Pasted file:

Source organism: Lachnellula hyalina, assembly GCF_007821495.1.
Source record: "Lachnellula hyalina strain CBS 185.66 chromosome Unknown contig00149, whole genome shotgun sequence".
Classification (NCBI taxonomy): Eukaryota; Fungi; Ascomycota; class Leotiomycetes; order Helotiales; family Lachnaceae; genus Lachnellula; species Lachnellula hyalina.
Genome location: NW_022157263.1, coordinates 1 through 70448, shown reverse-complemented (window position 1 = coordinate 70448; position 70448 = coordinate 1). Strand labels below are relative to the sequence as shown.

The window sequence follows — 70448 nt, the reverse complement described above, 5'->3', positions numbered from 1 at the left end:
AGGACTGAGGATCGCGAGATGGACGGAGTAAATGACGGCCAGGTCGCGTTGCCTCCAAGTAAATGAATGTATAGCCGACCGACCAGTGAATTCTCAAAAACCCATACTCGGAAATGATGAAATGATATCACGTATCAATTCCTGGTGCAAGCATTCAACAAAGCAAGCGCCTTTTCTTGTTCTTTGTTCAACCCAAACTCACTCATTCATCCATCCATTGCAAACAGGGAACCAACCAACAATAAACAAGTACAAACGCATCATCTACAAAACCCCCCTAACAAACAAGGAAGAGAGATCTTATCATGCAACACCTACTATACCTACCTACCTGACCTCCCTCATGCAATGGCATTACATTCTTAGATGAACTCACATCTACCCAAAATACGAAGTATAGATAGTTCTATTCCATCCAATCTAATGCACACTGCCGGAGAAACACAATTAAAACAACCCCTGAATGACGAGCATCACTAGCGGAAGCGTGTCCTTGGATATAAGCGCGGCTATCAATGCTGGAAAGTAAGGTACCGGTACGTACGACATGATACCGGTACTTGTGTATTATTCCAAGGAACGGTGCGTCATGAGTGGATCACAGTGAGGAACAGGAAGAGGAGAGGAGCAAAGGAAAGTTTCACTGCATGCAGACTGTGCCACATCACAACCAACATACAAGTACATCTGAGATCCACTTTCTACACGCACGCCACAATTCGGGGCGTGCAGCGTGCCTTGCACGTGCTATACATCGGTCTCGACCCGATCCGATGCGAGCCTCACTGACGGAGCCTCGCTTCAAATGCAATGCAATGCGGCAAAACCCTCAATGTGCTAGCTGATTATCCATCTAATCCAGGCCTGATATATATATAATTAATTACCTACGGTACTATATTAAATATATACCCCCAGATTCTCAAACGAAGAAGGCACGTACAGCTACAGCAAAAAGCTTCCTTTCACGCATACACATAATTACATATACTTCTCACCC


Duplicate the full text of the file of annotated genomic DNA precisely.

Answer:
Source organism: Lachnellula hyalina, assembly GCF_007821495.1.
Source record: "Lachnellula hyalina strain CBS 185.66 chromosome Unknown contig00149, whole genome shotgun sequence".
Classification (NCBI taxonomy): Eukaryota; Fungi; Ascomycota; class Leotiomycetes; order Helotiales; family Lachnaceae; genus Lachnellula; species Lachnellula hyalina.
Genome location: NW_022157263.1, coordinates 1 through 70448, shown reverse-complemented (window position 1 = coordinate 70448; position 70448 = coordinate 1). Strand labels below are relative to the sequence as shown.

The window sequence follows — 70448 nt, the reverse complement described above, 5'->3', positions numbered from 1 at the left end:
AGGACTGAGGATCGCGAGATGGACGGAGTAAATGACGGCCAGGTCGCGTTGCCTCCAAGTAAATGAATGTATAGCCGACCGACCAGTGAATTCTCAAAAACCCATACTCGGAAATGATGAAATGATATCACGTATCAATTCCTGGTGCAAGCATTCAACAAAGCAAGCGCCTTTTCTTGTTCTTTGTTCAACCCAAACTCACTCATTCATCCATCCATTGCAAACAGGGAACCAACCAACAATAAACAAGTACAAACGCATCATCTACAAAACCCCCCTAACAAACAAGGAAGAGAGATCTTATCATGCAACACCTACTATACCTACCTACCTGACCTCCCTCATGCAATGGCATTACATTCTTAGATGAACTCACATCTACCCAAAATACGAAGTATAGATAGTTCTATTCCATCCAATCTAATGCACACTGCCGGAGAAACACAATTAAAACAACCCCTGAATGACGAGCATCACTAGCGGAAGCGTGTCCTTGGATATAAGCGCGGCTATCAATGCTGGAAAGTAAGGTACCGGTACGTACGACATGATACCGGTACTTGTGTATTATTCCAAGGAACGGTGCGTCATGAGTGGATCACAGTGAGGAACAGGAAGAGGAGAGGAGCAAAGGAAAGTTTCACTGCATGCAGACTGTGCCACATCACAACCAACATACAAGTACATCTGAGATCCACTTTCTACACGCACGCCACAATTCGGGGCGTGCAGCGTGCCTTGCACGTGCTATACATCGGTCTCGACCCGATCCGATGCGAGCCTCACTGACGGAGCCTCGCTTCAAATGCAATGCAATGCGGCAAAACCCTCAATGTGCTAGCTGATTATCCATCTAATCCAGGCCTGATATATATATAATTAATTACCTACGGTACTATATTAAATATATACCCCCAGATTCTCAAACGAAGAAGGCACGTACAGCTACAGCAAAAAGCTTCCTTTCACGCATACACATAATTACATATACTTCTCACCC